GEOFF MORRELL, PENTAGON PRESS SECRETARY: They are aware of where the president wants to go on this issue, but I don't think that there is any sense of any immediate developments in the offing on efforts to repeal don't ask, don't tell. But I'd really refer you to the white house in terms of whether they want to push that legislation.


BLITZER: When he said they, he was referring to the Defense Secretary Robert Gates and the chairman of the joint chiefs, Admiral Mike Mullen. What do you think? You've heard the criticism. You've heard the grumbling, the disappointment.

BRAZILE: Well first of all, I'm convinced the president continues to support the repeal of this don't ask, don't tell. But I'm also convinced that perhaps he's working with members of congress. There's a bill and an effort in the house to repeal it. And he will have to work with the activists so that we can wheel the movement in order to repeal this. We're the only NATO country, I believe, and Ed may know better, that do not allow openly gay and lesbians to serve in the military. Every one of our allies, Germany, Great Britain, everyone else, allow openly gay service members to serve. I don't know why we're not there yet.

GILLESPIE: When you see a professional like Geoff Morrell at the podium at the Pentagon, punt a mile high like that and nobody is calling for a fair catch, clearly, this is one of those issues. It's a lot easier to campaign about and talk about on the campaign trail than it is when you are the commander in chief and you are deal with the brass and concerns about morale and the impact that you mentioned and cited as an example that you can see in personnel. And I think what you are seeing here is as we've seen now today on Capitol Hill, with closing Guantanamo, the fact is, it's easy to talk about, but the closer you get to it, sometimes it may not actually be the thing to do.

BRAZILE: Well, I think on Guantanamo, once there's an actual plan of what to do with the prisoners, you will see the Democrats put the money back. But 75 percent of the American people support the repeal. Again, our service members are already serving with openly gay and lesbian people in NATO or anywhere else. I don't understand what the issue is.

BLITZER: Do you buy the president's argument I guess right now? He's got so much else going on right now. Let's let this one stay on the back burner for the time being?

BRAZILE: I think the president needs to allow a small working group, maybe some -- led by some of the people on the hill and activists to go ahead and get this ball moving.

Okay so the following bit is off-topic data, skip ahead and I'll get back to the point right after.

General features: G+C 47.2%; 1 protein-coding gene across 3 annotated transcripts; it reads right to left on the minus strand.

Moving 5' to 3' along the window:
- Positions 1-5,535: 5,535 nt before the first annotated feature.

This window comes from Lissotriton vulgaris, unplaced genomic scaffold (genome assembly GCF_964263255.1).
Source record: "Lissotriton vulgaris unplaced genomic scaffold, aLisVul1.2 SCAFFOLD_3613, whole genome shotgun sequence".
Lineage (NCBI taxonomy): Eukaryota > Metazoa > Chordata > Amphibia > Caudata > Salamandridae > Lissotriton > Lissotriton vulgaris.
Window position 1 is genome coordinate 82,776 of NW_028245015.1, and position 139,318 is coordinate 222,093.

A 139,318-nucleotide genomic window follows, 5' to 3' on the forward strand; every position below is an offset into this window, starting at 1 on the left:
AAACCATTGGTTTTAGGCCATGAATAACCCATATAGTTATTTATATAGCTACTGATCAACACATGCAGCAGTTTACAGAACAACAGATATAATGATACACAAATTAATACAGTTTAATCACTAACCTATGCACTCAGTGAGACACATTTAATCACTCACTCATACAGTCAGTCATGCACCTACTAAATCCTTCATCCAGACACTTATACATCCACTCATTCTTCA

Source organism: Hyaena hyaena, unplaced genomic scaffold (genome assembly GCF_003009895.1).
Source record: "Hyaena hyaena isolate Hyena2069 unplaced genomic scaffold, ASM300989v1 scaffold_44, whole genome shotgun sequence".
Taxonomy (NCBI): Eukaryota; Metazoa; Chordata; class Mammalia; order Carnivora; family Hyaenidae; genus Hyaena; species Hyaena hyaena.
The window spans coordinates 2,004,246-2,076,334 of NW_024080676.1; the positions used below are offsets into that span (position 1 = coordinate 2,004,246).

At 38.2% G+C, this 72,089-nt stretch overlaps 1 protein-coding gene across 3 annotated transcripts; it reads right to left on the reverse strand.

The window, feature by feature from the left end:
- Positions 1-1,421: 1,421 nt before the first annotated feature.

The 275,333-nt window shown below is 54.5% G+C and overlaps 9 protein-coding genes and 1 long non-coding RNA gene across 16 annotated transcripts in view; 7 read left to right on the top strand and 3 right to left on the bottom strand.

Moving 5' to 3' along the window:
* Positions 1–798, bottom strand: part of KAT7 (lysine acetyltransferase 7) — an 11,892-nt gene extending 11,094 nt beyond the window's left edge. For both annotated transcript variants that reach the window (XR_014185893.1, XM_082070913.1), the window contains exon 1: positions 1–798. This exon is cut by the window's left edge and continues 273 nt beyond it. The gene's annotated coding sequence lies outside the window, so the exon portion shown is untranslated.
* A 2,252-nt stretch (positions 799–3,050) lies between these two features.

BLITZER: Was there ever any serious consideration inside the Bush White House, and you spent years there, to doing away with don't ask, don't tell? Because we did hear from Colin Powell, even from the Vice President Dick Cheney, maybe it's time to rethink that strategy.

GILLESPIE: I was inside for the last 18 months, and I was not aware of any discussion.

BLITZER: No serious discussion at all?

BRAZILE: At a time of war, we should not let people go because they are openly gay or lesbian. It makes no sense.

BLITZER: We'll leave it on that note. Thanks very much.

Taking on the Taliban, Pakistan's military launches an intense new campaign against militants. And now for the first time offers proof it's working. We go inside the offensive.

Also, an American man now on trial with one of the world's most famous political prisoners. His connection to the Nobel laureate Aung Sun Suu Kyi, that and more coming up.


BLITZER: We want to warn you about our next report. It contains images some people will definitely find disturbing. Others will find encouraging. But the first apparent proof that Pakistan's new effort to crack down on the Taliban may actually be taking a toll on the militants. CNN's Ivan Watson takes us inside the offensive.


IVAN WATSON, CNN CORRESPONDENT: The Pakistani army says these are the bodies of Taliban militants. For the first time, the military has released evidence to back its claims that more than 1,000 Taliban fighters have been killed in more than three weeks of fighting. Most of the pictures are too graphic to show on TV. Included here, photos of what the army says are captured fighters and their weapons. The military won't say where or when these pictures were taken. For weeks, Pakistani war planes, helicopters and artillery have pounded suspected Taliban targets in northwest Pakistan. Now the top brass say they are sending in the infantry for urban warfare.

MAJ. GEN. ATHAR ABBAS, PAKISTANI MILITARY SPOKESMAN: Now the infantry is going into the cities and towns and they will conduct the street battles we have to fight.

CARROLL: Fighting between the soldiers and the militants has flared periodically across northwest Pakistan over the last five years. But this time, Pakistani journalist Zahid Hussain says the army is going in for the kill.

ZAHID HUSSAIN, EDITOR, NEWSLINE MAGAZINE: This time, I think they want really to go after the leadership.